'Designing out crime' in Barangaroo's Headland Park

Headland Park (courtesy of Barangaroo Development Authority)

Headland Park (courtesy of Barangaroo Development Authority)

In summary: 
  • The research centre Designing Out Crime has been working with the Barangaroo Delivery Authority on the design and management of the new Headland Park
  • The Headland Park research will be part of a workshop at Design + Crime, a two-day international conference and design exhibition at UTS on 12 and 13 December

Architects, urban planning professionals and academics from diverse backgrounds will put their heads together next month to explore new ways to prevent crime through good design and management at Sydney’s latest and most high-profile public space, Barangaroo’s Headland Park.

The new Headland Park at Barangaroo will be a key case study at ‘Design + Crime’, a two-day international conference and design exhibition hosted by Designing Out Crime (DOC) at UTS on 12 and 13 December.

Kim Wan and Lindsay Asquith (by Xavier Mayes)Kim Wan and Lindsay Asquith (by Xavier Mayes)

The DOC research centre, an initiative of the NSW Department of Attorney General and Justice in partnership with UTS, is internationally recognised as a leader in innovative, creative and socially responsive design.

The Barangaroo case study, which will involve a part-day site visit and workshop, is part of the DOC research centre's work with the Barangaroo Delivery Authority to better inform the design and management of Headland Park.

"When the Barangaroo Delivery Authority approached us, we quickly realised they shared a similar constructive approach to good management and crime prevention in Headland Park," DOC research assistant Kim Wan said.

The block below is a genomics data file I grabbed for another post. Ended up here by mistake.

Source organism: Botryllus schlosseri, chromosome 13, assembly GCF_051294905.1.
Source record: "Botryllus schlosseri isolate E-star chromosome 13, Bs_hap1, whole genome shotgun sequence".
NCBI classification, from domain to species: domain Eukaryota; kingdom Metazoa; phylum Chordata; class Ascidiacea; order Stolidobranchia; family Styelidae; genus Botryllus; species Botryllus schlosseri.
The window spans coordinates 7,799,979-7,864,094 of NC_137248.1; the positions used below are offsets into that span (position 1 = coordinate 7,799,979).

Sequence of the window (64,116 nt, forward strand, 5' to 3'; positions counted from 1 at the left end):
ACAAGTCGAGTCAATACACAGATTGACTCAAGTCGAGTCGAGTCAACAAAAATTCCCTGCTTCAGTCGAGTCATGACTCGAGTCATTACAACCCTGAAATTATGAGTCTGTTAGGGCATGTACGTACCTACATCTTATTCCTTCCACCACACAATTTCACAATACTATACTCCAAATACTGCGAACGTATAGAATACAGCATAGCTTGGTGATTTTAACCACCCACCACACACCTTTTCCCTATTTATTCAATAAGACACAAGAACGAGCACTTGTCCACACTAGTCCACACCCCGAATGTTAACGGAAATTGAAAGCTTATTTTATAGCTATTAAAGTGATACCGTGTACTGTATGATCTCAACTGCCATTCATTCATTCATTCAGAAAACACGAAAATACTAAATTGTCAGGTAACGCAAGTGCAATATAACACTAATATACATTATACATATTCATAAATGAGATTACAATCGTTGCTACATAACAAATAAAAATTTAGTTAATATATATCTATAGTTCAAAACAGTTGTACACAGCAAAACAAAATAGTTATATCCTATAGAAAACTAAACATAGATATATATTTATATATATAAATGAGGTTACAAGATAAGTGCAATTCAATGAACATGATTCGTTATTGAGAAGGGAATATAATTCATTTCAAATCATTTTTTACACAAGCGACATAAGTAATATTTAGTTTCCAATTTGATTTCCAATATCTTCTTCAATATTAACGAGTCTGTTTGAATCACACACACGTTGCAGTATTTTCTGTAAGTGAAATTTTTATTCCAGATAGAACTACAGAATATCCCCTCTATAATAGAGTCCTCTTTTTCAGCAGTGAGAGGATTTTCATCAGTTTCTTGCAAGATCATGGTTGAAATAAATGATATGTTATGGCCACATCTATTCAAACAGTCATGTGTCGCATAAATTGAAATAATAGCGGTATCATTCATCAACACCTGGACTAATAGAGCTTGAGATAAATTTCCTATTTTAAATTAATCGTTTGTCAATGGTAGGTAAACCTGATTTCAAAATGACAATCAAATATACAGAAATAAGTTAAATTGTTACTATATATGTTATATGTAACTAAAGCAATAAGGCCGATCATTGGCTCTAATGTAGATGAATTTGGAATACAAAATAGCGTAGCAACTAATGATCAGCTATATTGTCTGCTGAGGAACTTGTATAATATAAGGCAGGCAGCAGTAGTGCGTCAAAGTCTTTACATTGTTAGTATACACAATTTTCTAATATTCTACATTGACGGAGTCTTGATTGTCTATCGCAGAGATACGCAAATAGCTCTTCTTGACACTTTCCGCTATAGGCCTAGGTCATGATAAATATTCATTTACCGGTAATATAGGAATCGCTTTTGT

Earlier in 2012, DOC presented the Authority with a localised best-practice guide of the design and management practices of many similar parks in Sydney.

The potential conflicts between different activities in Headland Park were of great interest to the Barangaroo Delivery Authority, as was its connection to the rest of Barangaroo and the surrounding Millers Point neighbourhood and Sydney CBD.

"Parks are really interesting areas because, more than acting as public landmarks, they're used for everything from outdoor gyms to people's backyards," Ms Wan said.

"Our study brought together a holistic picture of how Headland Park could function within such a high-profile area of the city, including how to encourage people to claim ownership and care about the park.

"The more people are using the park at all times of the day, the less of a need to rely on deterrents such as gates and camera surveillance," said Ms Wan.

DOC is doing further work with the Barangaroo Delivery Authority to develop specific recommendations for the Headland Park.

"The Headland Park is in a unique position to learn how older parks have had to adapt to changing activities, such as personal fitness and cycling, and other factors such as an increasingly urban population," DOC research officer Lindsay Asquith said.

After two years of thorough research, won't Wan and Asquith be sick of talking about the park?

"Though we've been in discussions with many stakeholders already, the conference workshop is a great opportunity to collaboratively involve crime prevention specialists from NSW police, local park management authorities, local council and transport officials.

"It won't only be design-orientated; we'll be examining how Headland Park will actually function, which will be incredibly useful in preparing the recommendations.

"I know both DOC and the Barangaroo Delivery Authority have both benefited from this work," Ms Asquith said.

"It’s rewarding to provide professional guidance on improving what will be such a unique and high-profile feature of Sydney," Ms Wan said.

To download the DOC summary report, visit barangaroo.com.

The Design + Crime conference will be held at UTS on 12 and 13 December. For more information, visit designandcrime.com.

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